Jane M. Young, CFP, EA
1. Don’t react emotionally! This will result in a constant cycle of buying high and selling low. Once you sell, you lock in your losses. Stay the course and focus on what you can control.
2. Make sure you have an emergency fund of three to six months of expenses.
3. Evaluate your asset allocation to be sure it is consistent with the timeframe in which you need to withdraw money. The stock market is a long term investment; you should never have short term money in the stock market. Make adjustments to your allocation based on your long term goals and need for liquidity not on fear.
4. Maintain a well diversified portfolio.
5. Pay-off credit cards and high interest consumer debt. Be wary of variable rate loans, lines of credit and mortgages. The downgrade in the U.S. credit rating could hasten an increase in interest rates.
6. Get your personal finances in order. It’s always a good idea to understand your spending and keep expenses in line with your income and financial goals. This is a good time to tighten your belt to be prepared for unexpected emergencies.
7. Use dollar cost averaging to invest new money into the stock market. Volatility in the stock market creates great buying opportunities.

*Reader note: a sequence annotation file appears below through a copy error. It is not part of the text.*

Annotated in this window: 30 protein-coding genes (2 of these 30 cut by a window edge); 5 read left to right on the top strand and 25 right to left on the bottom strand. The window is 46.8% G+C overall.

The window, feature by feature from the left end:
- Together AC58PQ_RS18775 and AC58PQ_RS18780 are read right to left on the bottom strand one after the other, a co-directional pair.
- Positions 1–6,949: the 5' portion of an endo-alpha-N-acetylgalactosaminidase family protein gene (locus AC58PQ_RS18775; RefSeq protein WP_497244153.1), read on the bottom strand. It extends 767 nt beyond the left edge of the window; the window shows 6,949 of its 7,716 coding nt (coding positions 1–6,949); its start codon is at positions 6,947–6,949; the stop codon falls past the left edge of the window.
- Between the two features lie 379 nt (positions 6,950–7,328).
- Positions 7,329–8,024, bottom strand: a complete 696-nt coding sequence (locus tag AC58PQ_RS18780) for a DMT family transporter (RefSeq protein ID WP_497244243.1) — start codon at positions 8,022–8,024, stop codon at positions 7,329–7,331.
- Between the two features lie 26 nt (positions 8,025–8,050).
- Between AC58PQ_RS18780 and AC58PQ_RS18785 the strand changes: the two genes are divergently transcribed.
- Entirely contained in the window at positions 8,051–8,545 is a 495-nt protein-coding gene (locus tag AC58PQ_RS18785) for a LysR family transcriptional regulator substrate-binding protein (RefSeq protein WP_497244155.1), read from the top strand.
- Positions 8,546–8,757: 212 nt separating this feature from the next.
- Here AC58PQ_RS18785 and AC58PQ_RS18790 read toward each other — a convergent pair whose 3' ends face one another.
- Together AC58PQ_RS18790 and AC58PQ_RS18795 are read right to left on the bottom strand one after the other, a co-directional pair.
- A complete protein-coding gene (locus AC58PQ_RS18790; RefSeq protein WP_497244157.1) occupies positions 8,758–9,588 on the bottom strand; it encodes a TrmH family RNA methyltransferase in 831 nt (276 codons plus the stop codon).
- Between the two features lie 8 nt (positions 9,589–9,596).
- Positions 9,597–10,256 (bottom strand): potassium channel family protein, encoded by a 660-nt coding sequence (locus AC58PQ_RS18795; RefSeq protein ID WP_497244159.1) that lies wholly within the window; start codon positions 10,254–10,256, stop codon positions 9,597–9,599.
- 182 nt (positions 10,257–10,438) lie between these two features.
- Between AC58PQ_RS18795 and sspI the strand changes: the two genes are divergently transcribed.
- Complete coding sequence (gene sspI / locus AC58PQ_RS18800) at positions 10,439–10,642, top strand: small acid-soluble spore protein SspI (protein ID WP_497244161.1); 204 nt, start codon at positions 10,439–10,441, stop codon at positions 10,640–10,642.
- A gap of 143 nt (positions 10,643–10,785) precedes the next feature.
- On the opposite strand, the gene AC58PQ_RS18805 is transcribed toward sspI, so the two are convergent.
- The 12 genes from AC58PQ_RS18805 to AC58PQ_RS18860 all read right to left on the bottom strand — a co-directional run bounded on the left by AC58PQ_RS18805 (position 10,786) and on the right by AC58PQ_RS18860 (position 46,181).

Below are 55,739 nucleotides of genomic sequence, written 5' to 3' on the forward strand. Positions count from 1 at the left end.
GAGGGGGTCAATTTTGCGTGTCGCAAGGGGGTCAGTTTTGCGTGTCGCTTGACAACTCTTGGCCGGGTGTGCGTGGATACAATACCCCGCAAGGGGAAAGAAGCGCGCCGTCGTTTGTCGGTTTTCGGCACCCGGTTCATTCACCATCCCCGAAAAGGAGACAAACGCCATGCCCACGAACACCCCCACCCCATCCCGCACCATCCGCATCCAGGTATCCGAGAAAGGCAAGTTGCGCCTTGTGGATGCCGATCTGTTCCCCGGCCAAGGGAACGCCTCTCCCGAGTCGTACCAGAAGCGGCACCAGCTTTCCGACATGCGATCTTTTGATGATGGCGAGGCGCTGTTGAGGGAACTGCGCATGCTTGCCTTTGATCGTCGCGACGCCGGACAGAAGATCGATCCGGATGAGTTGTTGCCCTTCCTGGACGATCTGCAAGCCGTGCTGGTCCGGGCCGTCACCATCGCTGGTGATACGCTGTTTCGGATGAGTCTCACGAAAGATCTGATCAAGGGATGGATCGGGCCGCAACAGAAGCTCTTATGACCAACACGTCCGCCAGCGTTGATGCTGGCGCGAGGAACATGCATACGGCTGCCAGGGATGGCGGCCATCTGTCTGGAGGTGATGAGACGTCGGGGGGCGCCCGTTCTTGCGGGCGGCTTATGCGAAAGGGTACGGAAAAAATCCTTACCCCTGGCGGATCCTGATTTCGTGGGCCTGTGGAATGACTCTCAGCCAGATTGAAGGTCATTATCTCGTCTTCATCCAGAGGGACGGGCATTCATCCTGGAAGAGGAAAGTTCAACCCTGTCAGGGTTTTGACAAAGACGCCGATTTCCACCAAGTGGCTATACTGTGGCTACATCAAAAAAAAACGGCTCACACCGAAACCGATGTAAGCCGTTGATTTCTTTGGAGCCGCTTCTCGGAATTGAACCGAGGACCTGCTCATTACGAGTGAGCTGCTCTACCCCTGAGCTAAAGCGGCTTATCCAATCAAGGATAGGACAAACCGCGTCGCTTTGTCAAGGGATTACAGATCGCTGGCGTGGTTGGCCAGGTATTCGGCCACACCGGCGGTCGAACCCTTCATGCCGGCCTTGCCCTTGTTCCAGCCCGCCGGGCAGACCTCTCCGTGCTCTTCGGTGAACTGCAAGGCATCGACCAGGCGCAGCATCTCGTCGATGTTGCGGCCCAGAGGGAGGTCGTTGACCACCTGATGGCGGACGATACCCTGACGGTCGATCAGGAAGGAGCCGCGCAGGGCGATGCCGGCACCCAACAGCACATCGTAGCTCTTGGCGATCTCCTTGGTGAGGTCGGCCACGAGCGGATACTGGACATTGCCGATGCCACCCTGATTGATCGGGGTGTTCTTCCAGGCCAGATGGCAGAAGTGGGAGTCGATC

8. Don’t get caught up in the media hype. They are in the business to sell newspapers, magazines and television commercials. Avoid the new hot asset class they are trying to promote this week. Sound investment advice is boring and doesn’t sell newspapers.
9. Take steps to secure or improve your income stream. Are you performing up to speed at work? Are you getting along with co-workers? Should you take some classes to keep your skills current? Are you underemployed or under paid for your education and experience? Consider a second job to pay down excess debt.
10. Stay calm, be patient and focus on making sure your financial plan meets your long term goals and objectives. Stay the course, this too shall pass.